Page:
How to solve the kernel_task high CPU usage on Mac?

4 min read

If your Mac is struggling to perform, but you've closed all your open apps and programs, and nothing seems to help, it could indicate the kernel_task high CPU issue. 

Don't get lost in the forums; we've put together everything you need to know right here in this article.

We'll show you how to check and, more importantly, how to fix it. Let's go.

What is kernel_task on Mac?

So, let's start by understanding the basics. If you've ever opened up your Activity Monitor, then you've likely seen something called a kernel_task in the list under the CPU tab.

It's a vital process on our Macs that helps control the temperature of your CPU and determines its resources for apps using it, ensuring that basic functions work correctly. 

When your Mac grinds to a halt, but nothing you seem to do helps, this could be a tell-tale sign of your kernel_task high CPU on a Mac. But how can you check it?  

  1. First, open Activity Monitor from Applications > Utilities.

  2. Select the CPU tab and look for the kernel_task.

  3. Select the % CPU column to sort by processor usage. 

  4. kernel_task will likely be toward the top with a percentage near 100. In some situations, it can even go above 100%.

Activity Monitor from Applications

In Activity Monitor, you can usually quit processes that consume too much CPU by simply clicking the X button. But sadly, you can't kill kernel_task because it's not an app — it's part of your macOS.

It can be quite difficult to understand what causes the kernel_task CPU spike, but in the next section, we'll show you what you can do to resolve the issue and get your Mac's performance back in line.

Solved: macOS kernel_task high CPU

Before we jump into the fixes, make sure you've completely closed down any open but unnecessary applications and programs active on your device. From browsers to games, apps consume valuable resources, and if you're not using them, close them down — this will instantly help boost your Mac's speed and output.

1. Restart your Mac

Head to your main Apple menu and hit the Restart option. Sometimes, this quick fix is all you need to solve the kernel_task problem. If this works, you can bookmark this article for later (just in case) and get back to work or play.

How to restart Mac

2. Update your macOS

There are so many benefits to keeping your Mac's software up-to-date, including the added bonus of bug and performance fixes like the kernel_task high CPU usage issue.

Lots of Mac users put off the task of updating their macOS because it takes time and patience, but it's a worthwhile task, especially when your output is suffering.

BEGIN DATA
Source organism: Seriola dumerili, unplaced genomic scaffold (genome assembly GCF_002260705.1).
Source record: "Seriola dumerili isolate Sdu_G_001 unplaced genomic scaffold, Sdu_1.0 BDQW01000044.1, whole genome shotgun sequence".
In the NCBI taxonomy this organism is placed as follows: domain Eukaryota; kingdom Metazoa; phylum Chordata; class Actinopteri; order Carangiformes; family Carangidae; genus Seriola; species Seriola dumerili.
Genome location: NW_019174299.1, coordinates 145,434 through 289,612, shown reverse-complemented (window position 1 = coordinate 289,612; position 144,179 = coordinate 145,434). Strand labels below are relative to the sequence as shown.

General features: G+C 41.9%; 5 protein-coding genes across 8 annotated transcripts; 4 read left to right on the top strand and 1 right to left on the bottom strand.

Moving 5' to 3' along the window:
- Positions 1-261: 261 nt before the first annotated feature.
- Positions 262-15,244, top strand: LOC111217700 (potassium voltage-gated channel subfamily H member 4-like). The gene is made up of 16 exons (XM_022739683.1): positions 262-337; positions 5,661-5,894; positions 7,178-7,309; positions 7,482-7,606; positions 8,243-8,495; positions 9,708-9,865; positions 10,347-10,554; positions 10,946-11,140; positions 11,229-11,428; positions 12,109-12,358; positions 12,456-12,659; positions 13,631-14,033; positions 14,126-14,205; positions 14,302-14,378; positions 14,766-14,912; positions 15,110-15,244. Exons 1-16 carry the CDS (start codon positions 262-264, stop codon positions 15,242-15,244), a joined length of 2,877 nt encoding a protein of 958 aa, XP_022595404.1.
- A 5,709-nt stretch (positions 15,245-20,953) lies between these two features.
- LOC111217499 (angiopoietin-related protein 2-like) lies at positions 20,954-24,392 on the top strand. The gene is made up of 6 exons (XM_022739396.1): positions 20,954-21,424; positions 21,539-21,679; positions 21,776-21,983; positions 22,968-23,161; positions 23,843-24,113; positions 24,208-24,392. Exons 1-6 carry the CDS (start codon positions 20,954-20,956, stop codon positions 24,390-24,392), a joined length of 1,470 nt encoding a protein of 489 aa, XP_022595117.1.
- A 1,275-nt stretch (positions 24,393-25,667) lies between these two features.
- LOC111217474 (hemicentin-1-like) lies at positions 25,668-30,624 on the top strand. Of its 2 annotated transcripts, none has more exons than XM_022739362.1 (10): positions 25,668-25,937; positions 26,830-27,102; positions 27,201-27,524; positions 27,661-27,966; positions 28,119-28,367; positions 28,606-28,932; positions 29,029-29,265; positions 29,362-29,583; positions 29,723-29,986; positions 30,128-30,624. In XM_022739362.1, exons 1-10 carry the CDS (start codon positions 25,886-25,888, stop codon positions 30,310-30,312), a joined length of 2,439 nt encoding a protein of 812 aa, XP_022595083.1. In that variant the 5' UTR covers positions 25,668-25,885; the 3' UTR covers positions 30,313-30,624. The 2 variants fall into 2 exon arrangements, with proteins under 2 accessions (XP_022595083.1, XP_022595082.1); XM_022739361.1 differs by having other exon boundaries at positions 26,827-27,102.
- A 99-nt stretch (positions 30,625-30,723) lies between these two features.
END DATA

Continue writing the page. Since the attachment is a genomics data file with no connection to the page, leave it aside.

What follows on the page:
Here's a quick reminder of how to update your Mac:

  • Select System Settings from the main Apple menu.
  • Select General > Software Update.
  • Click Update Now and follow the steps displayed to start the update.

System Preferences - Software Update

3. Run maintenance scripts

Our Macs automatically run regular maintenance scripts to solve bugs, clean up temporary files and system logs, and avoid data overcrowding. 

But when you're suffering from prolonged performance issues like the Mac kernel_task high CPU problem, don't wait for your Mac's internal schedule; run extra scripts to try and clear the problem yourself.

You can use the Maintenance module from Mac Utility CleanMyMac X to quickly and automatically run maintenance scripts; here's how:

  1. Open the app > Maintenance > View All Tasks. (Try for 7 days free here)

  2. Select Run Maintenance Scripts from the list and any other performance-boosting tasks.

  3. Click Run.

Maintenance Scripts in CleanMyMac X

If you are still suffering from slow performance, then try the last two tips.

4. Reset your SMC

As we mentioned a little earlier in the article, it can be tricky to define what causes the kernel_task CPU glitch, and in some cases, it may return.

If this isn't the first time you've experienced it, and you're operating an Intel-based MacBook, you can try resetting your SMC, also known as system management controller, to completely eradicate the issue and stop it from recurring.

The method for resetting your SMC will vary depending on your device, so check this support article from Apple on how to do it for your Mac.

5. Reset your NVRAM

On Intel-based Macs, you can also try resetting your NVRAM too. This has been known to help this frustrating issue; here's how:

  1. Completely shut your device down from the main Apple menu.

  2. When you turn it back on, press the below keys together:

    Option - Command - P - R

  3. Wait for 20 seconds, then release.

        Reset NVRAM on Mac

        It's not possible to reset your SMC or NVRAM on Macs with Apple silicon.

        Although the macOS kernel_task high CPU bug is annoying, most of the time, it's a pretty easy fix, and sometimes the only trick you'll need is a restart. Hopefully, one of these tips has helped you wave goodbye to the glitch.

        Let's finish up by taking a quick look at some kernel_task FAQs.

        FAQs: kernel_task high CPU on a Mac

        1. Can I quit kernel_task in Activity Monitor?

        It's best not to quit or kill the kernel_task from within Activity Monitor, as it's connected to many of your Mac's essential functions. Instead, work through the help tips in this article to solve the issue.

        2. Is the kernel_task a virus or malware?

        If you're new to Apple, then the first time you see the kernel_task in your Activity Monitor, you might wonder if it's a virus or malware attack. Rest assured, it's an important macOS process and not a malicious attack on your device.

        Well, once again, thanks for sticking around to the end; now you know how to handle and fix the macOS kernel_task high CPU bug.

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